In education, the "everyone's a winner" system of building self-esteem has proven to be a dismal failure.
Confidence comes from accomplishments, not accolades.
If we want mothers to exchange pseudo-poise for authentic authority , we must stop basing our praise on false narratives about the quantity and quality of inherent know-how.
Communities have been the norm in vibrant societies throughout history. If there were not multi-generational families living together or nearby, there were substitutes. Neighbors, shopkeepers, educators. Members of houses of worship, guilds, clubs, or associations – formal and informal. Women worked and gathered together, and in these interactions an extraordinary amount of knowledge was passed on. Mrs. Penniweather dealt with Junior’s begging for candy with no formality or pronouncement “Pay attention, young ladies, there’s a parenting lesson here.” She responded, and the remaining company used words, silence, expressions, or glances to signal their agreement or disapproval. How welcome Junior was in other homes and places evidenced whether Mrs. Penniweather’s methods were effective or not.
Community, however, no longer grows by default. It must be cultivated with diligence and determination. And our American idea of independence long ago morphed from the dream of freedom into the idealism of individualism.
And the more individualistic a society becomes, the more isolated individuals become.
People left to fend for themselves seldom turn out well. Mothers haven’t just increasingly been left alone to raise children; they’ve been left on their own to know how. Yet we label this disgrace as appreciation, leaving mothers and children to pay for our error.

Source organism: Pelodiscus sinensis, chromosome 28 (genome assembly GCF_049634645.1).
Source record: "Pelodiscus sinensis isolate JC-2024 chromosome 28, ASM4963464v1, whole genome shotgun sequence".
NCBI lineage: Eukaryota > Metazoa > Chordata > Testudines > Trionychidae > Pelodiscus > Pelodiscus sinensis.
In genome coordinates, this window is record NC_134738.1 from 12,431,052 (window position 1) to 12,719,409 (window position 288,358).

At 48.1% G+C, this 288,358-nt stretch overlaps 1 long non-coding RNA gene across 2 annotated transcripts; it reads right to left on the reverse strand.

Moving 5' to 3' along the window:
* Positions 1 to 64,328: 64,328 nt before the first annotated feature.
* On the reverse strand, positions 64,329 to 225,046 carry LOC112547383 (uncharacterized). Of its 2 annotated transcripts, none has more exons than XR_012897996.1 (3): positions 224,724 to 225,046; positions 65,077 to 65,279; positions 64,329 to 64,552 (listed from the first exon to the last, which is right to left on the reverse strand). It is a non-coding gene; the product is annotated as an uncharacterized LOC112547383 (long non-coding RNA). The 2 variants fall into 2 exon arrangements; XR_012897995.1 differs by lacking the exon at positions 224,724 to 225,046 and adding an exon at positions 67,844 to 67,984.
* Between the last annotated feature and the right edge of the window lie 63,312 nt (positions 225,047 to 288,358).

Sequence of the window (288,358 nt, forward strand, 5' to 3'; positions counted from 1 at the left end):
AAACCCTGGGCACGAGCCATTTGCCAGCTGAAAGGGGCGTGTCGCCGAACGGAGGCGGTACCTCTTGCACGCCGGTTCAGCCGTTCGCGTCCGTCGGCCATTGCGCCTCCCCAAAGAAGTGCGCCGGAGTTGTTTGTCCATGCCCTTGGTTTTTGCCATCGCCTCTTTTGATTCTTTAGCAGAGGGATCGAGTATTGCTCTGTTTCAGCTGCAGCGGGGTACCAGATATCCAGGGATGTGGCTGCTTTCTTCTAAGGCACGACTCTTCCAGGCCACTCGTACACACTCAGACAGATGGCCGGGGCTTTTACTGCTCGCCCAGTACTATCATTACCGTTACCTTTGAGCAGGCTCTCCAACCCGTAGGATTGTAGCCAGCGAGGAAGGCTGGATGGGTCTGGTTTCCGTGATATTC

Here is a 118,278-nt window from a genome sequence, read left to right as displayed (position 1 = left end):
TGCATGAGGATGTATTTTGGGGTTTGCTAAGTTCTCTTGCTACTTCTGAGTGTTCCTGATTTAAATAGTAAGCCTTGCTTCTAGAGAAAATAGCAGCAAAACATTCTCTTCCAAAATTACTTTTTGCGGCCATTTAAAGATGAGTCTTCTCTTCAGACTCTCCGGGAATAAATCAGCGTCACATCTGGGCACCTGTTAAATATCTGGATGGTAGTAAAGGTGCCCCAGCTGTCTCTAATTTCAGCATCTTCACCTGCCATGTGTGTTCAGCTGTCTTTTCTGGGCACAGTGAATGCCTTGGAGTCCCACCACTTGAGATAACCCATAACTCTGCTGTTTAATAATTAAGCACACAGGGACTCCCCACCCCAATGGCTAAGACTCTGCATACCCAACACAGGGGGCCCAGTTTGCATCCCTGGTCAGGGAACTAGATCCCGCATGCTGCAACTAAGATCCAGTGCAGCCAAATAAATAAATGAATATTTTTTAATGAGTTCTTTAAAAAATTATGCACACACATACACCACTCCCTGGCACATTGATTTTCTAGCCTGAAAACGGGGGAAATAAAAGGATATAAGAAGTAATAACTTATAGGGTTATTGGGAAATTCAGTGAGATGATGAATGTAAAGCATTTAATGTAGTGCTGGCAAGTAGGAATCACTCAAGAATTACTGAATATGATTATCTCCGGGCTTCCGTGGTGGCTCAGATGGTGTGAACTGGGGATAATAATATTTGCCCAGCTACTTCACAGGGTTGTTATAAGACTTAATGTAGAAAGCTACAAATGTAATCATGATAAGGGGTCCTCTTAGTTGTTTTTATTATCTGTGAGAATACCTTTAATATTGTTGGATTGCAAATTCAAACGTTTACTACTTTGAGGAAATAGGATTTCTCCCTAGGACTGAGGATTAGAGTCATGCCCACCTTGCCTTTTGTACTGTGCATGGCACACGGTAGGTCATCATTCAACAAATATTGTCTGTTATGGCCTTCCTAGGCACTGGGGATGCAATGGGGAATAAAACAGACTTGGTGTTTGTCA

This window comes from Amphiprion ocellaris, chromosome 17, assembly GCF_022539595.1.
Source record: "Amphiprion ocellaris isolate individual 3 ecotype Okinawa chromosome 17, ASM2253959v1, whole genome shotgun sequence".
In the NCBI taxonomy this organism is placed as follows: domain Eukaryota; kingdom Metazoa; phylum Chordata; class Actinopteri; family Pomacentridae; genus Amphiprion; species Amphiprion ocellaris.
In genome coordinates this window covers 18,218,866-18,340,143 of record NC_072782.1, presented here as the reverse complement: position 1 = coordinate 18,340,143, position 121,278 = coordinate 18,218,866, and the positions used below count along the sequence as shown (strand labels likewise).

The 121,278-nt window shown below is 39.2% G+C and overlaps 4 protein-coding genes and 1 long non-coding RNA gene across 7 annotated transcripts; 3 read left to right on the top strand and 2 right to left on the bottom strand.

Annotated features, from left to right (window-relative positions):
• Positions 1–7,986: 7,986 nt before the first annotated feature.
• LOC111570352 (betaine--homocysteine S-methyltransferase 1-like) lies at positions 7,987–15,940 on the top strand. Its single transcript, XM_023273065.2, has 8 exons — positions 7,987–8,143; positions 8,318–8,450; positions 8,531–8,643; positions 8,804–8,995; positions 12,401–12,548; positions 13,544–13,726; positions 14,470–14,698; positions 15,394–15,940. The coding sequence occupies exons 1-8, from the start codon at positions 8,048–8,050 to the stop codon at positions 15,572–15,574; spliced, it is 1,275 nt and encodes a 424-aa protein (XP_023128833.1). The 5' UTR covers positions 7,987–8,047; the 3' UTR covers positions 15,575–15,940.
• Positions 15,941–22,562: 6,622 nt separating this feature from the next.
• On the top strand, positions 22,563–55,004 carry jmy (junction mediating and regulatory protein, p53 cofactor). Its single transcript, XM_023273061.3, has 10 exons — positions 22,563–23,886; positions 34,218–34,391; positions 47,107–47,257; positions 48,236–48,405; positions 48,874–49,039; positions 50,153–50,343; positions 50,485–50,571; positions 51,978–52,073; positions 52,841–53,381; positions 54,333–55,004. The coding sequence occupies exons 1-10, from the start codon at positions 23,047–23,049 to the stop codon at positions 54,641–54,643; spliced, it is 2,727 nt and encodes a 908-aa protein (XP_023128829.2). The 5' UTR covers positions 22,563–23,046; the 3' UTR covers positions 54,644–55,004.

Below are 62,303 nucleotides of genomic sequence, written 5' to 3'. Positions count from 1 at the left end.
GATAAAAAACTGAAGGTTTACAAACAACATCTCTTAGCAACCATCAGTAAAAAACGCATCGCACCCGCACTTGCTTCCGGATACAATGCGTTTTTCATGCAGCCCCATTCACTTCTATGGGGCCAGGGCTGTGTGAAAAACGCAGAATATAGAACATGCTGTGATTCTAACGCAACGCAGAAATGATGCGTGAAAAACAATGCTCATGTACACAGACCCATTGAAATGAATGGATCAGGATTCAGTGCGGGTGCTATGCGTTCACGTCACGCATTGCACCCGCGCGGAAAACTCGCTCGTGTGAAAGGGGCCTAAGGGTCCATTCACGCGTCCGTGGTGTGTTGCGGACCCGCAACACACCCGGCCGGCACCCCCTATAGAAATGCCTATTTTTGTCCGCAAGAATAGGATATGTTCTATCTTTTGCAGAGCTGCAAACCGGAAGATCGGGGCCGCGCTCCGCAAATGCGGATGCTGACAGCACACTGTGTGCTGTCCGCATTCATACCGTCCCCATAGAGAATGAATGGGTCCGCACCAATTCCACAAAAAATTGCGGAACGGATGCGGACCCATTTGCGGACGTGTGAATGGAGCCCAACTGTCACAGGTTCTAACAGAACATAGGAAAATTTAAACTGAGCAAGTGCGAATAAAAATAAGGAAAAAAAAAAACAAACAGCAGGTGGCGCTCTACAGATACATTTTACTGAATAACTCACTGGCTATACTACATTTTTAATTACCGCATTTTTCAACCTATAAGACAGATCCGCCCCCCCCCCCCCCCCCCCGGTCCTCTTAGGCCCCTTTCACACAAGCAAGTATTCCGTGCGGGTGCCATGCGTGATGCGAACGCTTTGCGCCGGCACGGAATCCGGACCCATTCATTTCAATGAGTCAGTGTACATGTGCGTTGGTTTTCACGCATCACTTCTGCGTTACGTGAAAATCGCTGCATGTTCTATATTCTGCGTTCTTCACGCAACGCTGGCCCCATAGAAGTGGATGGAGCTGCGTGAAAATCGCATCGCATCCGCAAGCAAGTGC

Mothers do possess a transcendent passion to protect and nurture their child, whether arriving by birth or adoption.
Yet desire, like sincerity, is wholly insufficient for success in any aspect of life.
Unless joined by opportunity, knowledge, and skill, only frustration or an ongoing sense of “Success is just around the corner!” will prevail. Following one’s heart ignores the reality our minds are just as susceptible to flawed beliefs as accurate ones. A mother can’t just “want” her way to success. She must learn her way to it.
Yet all knowledge does not lead to learning. Can anyone say, “Internet?” After all, one can find “experts” to advocate for every imaginable – and unimaginable – parenting method. One can cite “evidence” to prove any child development framework is correct – no matter how basic or bizarre. One can join forums extolling the virtues (and by inference or proclamation, the rightness) on everything from feeding to fabrics; organics to oils; time-outs and colic bouts; public school, home school, private school, and no school. For any idea, one can locate "authorities" and "friends."
It’s not that “Granny” was always right. No generation has a monopoly on wisdom. Online sources and communities can have value. After all, this blog is published online! But presence on the Internet doesn’t provide credibility any more than a glitzy restaurant promises to deliver fantastic food.
All wisdom begins with humility: a trait as naturally appealing as turnips.
We can assist women to cultivate this characteristic while weeding out shame by affirming every successful mother learns how to mother; she doesn’t flourish by default. Acknowledging and respecting this doesn’t denigrate a mother’s significance or diminish her honor. It discards the burden of unreasonable expectations and the baggage of automatic-by-gender qualifications. This frees, empowers, and affirms more than all the pseudo-compliments we can give.